1. Home
  2. Poems & Poets
  3. Browse Poems
  4. Warming Her Pearls by Carol Ann Duffy
Warming Her Pearls

Related Poem Content Details

for Judith Radstone

Next to my own skin, her pearls. My mistress
bids me wear them, warm them, until evening
when I'll brush her hair. At six, I place them
round her cool, white throat. All day I think of her,

resting in the Yellow Room, contemplating silk
or taffeta, which gown tonight? She fans herself
whilst I work willingly, my slow heat entering
each pearl. Slack on my neck, her rope.

She's beautiful. I dream about her
in my attic bed; picture her dancing
with tall men, puzzled by my faint, persistent scent
beneath her French perfume, her milky stones.

I dust her shoulders with a rabbit's foot,
watch the soft blush seep through her skin
like an indolent sigh. In her looking-glass
my red lips part as though I want to speak.

Full moon. Her carriage brings her home. I see
her every movement in my head.... Undressing,
taking off her jewels, her slim hand reaching
for the case, slipping naked into bed, the way

she always does.... And I lie here awake,
knowing the pearls are cooling even now
in the room where my mistress sleeps. All night
I feel their absence and I burn.

Carol Ann Duffy, "Warming Her Pearls" from Selling Manhattan. Copyright © 1987 by Carol Ann Duffy.  Reprinted by permission of Anvil Press Poetry, Ltd..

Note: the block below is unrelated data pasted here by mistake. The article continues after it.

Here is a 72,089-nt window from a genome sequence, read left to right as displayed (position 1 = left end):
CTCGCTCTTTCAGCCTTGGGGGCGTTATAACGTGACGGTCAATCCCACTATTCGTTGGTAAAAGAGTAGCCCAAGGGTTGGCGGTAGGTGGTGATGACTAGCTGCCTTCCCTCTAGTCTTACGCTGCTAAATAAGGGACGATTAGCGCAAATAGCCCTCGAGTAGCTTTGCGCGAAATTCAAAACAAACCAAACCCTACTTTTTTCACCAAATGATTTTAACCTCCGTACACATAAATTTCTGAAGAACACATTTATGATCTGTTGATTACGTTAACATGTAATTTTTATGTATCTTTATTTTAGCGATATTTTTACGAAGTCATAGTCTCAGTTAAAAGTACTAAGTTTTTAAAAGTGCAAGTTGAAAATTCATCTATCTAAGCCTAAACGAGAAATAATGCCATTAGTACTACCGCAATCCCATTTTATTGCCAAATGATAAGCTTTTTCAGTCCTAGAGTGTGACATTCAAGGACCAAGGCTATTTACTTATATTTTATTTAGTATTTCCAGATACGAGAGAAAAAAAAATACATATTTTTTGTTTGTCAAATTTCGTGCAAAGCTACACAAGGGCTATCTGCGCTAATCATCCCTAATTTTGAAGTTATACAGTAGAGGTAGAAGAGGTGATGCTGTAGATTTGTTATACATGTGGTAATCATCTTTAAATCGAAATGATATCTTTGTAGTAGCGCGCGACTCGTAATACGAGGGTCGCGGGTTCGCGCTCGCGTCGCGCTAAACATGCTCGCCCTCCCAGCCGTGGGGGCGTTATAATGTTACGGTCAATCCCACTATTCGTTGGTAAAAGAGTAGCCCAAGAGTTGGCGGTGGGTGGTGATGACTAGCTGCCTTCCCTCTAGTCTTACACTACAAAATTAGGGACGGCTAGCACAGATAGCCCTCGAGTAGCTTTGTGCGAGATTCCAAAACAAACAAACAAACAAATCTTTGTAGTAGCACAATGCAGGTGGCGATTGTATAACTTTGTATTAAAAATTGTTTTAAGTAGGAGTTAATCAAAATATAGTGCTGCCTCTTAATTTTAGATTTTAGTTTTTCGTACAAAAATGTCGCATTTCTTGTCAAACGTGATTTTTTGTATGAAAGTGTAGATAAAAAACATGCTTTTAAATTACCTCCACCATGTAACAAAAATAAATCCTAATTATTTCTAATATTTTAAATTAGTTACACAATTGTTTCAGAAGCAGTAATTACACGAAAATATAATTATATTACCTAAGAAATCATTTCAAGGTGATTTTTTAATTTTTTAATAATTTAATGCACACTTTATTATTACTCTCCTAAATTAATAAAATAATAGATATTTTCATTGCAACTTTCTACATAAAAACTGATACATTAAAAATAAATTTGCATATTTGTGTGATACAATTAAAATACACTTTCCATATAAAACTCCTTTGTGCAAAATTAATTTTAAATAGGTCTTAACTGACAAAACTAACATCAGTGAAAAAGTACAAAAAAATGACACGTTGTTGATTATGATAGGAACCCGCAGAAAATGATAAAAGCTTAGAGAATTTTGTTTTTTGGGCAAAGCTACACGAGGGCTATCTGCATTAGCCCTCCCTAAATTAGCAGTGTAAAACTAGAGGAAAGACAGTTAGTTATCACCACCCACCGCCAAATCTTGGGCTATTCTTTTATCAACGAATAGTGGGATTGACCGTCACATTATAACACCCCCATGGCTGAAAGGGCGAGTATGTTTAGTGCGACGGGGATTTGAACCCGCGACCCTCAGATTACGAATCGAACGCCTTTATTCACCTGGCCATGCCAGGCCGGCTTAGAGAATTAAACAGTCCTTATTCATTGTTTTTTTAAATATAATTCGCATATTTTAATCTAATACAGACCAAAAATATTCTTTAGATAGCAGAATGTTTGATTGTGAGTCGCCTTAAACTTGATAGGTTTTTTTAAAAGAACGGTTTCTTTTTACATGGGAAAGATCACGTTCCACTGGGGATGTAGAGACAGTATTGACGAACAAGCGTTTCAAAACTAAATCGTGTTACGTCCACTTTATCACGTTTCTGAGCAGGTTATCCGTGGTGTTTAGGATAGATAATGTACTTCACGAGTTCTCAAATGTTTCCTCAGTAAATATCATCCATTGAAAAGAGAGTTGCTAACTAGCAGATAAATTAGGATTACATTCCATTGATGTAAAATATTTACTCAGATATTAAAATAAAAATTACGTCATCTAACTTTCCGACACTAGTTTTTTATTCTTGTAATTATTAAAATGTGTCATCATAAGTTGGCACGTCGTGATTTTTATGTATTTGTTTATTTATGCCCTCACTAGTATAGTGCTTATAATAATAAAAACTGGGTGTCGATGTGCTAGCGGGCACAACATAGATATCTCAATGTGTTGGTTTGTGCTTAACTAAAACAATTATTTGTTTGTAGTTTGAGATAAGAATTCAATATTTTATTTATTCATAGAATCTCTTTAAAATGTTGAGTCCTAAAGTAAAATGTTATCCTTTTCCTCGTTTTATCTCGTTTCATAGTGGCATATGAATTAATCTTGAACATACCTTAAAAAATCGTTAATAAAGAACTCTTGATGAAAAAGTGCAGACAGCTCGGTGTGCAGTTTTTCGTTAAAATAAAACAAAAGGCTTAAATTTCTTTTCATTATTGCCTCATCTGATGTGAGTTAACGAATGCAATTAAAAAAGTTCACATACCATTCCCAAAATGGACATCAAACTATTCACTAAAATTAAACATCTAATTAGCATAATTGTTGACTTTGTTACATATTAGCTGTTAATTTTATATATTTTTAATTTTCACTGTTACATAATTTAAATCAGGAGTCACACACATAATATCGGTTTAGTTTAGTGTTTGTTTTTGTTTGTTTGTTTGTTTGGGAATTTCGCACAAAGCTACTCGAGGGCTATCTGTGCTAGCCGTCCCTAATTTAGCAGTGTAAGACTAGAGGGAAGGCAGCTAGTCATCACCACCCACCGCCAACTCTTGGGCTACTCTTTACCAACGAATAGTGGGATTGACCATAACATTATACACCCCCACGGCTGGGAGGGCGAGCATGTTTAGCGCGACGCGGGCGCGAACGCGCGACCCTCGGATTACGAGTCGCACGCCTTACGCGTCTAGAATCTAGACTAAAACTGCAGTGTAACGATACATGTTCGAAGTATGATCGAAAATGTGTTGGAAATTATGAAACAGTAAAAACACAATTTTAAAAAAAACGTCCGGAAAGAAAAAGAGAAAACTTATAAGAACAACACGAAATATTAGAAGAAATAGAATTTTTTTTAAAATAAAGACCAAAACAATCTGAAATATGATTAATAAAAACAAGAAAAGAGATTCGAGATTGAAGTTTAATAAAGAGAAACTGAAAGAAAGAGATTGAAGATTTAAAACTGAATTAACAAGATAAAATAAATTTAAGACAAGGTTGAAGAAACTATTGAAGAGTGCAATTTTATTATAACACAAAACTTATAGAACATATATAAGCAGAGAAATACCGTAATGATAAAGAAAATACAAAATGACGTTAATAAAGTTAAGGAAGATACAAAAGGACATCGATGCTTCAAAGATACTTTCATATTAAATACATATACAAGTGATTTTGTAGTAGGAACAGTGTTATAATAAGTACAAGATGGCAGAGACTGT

Source: Selling Manhattan (Anvil Press Poetry Ltd., 1987)
Discover this poem's context and related poetry, articles, and media.
Warming Her Pearls

Related Poem Content Details

  • Carol Ann Duffy is an award-winning Scots poet who, according to Danette DiMarco in Mosaic, is the poet of "post-post war England: Thatcher's England." Duffy is best known for writing love poems that often take the form of monologues. Her verses, as an Economist reviewer described them, are typically "spoken in the voices of the urban disaffected, people on the margins of society who harbour resentments and grudges against the world." Although she knew she was a lesbian since her days at St. Joseph's convent school, her early love poems give no indication of her homosexuality; the object of love in her verses is someone whose gender is not specified. Not until her 1993 collection, Mean Time, and 1994's Selected Poems, does she begin to write about homosexual love.

    Duffy's poetry has always had a strong feminist edge, however. This position is especially well captured in her Standing...

  • Poems By Carol Ann Duffy

  • Poem Categorization

    If you disagree with this poem's categorization make a suggestion.

Other Information